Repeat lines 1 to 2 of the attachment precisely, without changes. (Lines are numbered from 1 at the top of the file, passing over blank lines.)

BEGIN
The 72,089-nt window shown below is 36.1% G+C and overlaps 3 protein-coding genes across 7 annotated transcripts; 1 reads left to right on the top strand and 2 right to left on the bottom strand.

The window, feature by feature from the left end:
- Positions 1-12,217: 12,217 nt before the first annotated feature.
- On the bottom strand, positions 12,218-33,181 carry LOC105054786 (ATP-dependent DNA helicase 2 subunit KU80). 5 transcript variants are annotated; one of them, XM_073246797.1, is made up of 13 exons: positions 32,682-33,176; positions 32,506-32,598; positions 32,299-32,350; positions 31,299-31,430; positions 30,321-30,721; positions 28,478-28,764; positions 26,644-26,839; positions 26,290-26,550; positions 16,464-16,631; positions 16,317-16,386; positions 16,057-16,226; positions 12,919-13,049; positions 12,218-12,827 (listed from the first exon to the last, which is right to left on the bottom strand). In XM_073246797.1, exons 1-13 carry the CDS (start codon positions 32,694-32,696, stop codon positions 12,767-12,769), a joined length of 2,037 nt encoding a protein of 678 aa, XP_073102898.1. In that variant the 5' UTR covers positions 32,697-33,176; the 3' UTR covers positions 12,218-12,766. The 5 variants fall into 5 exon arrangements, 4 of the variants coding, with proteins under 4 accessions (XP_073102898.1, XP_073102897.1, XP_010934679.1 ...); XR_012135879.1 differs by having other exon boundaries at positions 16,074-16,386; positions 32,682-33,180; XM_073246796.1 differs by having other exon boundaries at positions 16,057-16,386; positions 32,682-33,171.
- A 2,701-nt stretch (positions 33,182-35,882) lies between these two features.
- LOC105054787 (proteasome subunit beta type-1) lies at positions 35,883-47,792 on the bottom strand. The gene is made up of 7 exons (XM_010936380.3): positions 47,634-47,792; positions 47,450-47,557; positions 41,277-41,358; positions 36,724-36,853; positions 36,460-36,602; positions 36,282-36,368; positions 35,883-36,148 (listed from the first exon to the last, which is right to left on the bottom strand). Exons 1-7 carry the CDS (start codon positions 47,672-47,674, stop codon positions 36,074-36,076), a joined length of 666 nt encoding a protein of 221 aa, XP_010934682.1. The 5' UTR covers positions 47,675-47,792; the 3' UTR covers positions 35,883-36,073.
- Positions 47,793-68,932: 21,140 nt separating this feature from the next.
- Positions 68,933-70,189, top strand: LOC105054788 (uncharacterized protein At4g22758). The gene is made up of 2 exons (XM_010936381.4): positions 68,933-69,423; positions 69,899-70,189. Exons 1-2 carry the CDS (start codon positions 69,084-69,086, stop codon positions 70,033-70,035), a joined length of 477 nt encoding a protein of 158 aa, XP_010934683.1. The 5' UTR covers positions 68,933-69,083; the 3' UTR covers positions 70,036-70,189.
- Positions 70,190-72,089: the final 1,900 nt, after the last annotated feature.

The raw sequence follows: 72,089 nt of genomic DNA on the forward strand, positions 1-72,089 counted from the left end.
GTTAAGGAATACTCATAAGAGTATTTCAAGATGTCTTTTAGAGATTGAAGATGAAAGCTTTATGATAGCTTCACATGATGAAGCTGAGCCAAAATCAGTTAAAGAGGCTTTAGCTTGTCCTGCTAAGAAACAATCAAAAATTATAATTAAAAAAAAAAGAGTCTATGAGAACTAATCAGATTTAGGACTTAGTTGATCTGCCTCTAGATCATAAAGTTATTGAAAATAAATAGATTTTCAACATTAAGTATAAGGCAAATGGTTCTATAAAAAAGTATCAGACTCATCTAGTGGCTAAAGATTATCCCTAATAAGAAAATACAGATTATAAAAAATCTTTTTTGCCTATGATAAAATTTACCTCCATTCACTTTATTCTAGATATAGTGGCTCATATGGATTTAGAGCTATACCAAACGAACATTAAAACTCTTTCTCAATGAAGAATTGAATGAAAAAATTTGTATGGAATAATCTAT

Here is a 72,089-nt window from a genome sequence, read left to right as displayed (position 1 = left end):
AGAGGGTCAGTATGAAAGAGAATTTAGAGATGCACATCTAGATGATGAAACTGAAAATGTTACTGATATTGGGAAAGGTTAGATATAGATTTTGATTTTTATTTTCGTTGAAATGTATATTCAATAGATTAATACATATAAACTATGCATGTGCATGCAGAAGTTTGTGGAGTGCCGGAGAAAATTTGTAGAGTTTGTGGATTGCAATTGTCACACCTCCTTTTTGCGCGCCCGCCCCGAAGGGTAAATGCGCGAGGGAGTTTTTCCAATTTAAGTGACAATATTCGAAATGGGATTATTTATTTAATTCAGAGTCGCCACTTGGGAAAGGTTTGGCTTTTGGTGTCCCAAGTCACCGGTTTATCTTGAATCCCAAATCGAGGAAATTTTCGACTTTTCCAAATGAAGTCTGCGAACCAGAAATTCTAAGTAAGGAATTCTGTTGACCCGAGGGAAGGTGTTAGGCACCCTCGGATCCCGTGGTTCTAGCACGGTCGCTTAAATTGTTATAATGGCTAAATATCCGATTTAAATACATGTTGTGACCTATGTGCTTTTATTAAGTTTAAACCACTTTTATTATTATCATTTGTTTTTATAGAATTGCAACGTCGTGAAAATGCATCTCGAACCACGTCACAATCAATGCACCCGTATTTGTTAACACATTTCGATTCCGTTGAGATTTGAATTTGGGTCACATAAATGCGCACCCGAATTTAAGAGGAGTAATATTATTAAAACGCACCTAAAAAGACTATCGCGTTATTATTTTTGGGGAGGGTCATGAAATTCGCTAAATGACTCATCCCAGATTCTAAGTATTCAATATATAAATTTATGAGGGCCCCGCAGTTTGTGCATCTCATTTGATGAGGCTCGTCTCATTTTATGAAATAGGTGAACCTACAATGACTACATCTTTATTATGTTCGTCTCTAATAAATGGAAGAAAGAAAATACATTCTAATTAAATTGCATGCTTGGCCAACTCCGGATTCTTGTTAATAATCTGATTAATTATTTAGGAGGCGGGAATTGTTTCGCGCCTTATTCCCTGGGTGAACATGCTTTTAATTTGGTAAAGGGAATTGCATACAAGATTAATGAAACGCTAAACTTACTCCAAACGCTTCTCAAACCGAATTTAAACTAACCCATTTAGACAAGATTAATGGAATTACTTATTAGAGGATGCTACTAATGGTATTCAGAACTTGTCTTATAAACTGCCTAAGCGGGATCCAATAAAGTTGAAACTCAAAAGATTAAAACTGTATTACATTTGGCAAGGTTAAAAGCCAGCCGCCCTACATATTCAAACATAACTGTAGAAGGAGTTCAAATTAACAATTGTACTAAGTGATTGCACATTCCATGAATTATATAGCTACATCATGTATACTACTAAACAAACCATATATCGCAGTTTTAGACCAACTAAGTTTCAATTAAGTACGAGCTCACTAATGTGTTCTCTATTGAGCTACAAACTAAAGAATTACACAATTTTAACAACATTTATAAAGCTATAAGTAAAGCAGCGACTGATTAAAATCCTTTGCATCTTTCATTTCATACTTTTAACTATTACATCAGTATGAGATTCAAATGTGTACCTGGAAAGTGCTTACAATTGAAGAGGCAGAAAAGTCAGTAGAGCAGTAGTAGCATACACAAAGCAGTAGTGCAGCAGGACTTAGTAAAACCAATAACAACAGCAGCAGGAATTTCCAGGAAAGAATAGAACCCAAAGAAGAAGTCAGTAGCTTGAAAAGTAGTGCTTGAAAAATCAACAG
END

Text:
The 72,089-nt window shown below is 36.1% G+C and overlaps 3 protein-coding genes across 7 annotated transcripts; 1 reads left to right on the top strand and 2 right to left on the bottom strand.

The window, feature by feature from the left end: